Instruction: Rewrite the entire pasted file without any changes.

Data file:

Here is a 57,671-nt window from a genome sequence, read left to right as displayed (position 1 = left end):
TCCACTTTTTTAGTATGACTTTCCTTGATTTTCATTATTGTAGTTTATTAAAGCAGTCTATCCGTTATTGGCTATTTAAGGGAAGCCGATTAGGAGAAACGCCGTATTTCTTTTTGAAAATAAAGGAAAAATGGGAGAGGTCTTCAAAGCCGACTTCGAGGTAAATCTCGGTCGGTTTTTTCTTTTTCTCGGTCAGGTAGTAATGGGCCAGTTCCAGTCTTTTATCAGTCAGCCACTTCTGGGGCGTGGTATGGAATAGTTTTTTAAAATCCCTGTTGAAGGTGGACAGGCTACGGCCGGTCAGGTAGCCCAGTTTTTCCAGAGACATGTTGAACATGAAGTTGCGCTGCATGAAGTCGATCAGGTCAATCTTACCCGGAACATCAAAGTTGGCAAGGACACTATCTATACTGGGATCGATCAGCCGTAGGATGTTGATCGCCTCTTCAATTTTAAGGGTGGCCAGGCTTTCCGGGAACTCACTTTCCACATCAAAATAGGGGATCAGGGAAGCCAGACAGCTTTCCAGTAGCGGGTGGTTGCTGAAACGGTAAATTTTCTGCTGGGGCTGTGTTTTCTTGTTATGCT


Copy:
Here is a 57,671-nt window from a genome sequence, read left to right as displayed (position 1 = left end):
TCCACTTTTTTAGTATGACTTTCCTTGATTTTCATTATTGTAGTTTATTAAAGCAGTCTATCCGTTATTGGCTATTTAAGGGAAGCCGATTAGGAGAAACGCCGTATTTCTTTTTGAAAATAAAGGAAAAATGGGAGAGGTCTTCAAAGCCGACTTCGAGGTAAATCTCGGTCGGTTTTTTCTTTTTCTCGGTCAGGTAGTAATGGGCCAGTTCCAGTCTTTTATCAGTCAGCCACTTCTGGGGCGTGGTATGGAATAGTTTTTTAAAATCCCTGTTGAAGGTGGACAGGCTACGGCCGGTCAGGTAGCCCAGTTTTTCCAGAGACATGTTGAACATGAAGTTGCGCTGCATGAAGTCGATCAGGTCAATCTTACCCGGAACATCAAAGTTGGCAAGGACACTATCTATACTGGGATCGATCAGCCGTAGGATGTTGATCGCCTCTTCAATTTTAAGGGTGGCCAGGCTTTCCGGGAACTCACTTTCCACATCAAAATAGGGGATCAGGGAAGCCAGACAGCTTTCCAGTAGCGGGTGGTTGCTGAAACGGTAAATTTTCTGCTGGGGCTGTGTTTTCTTGTTATGCT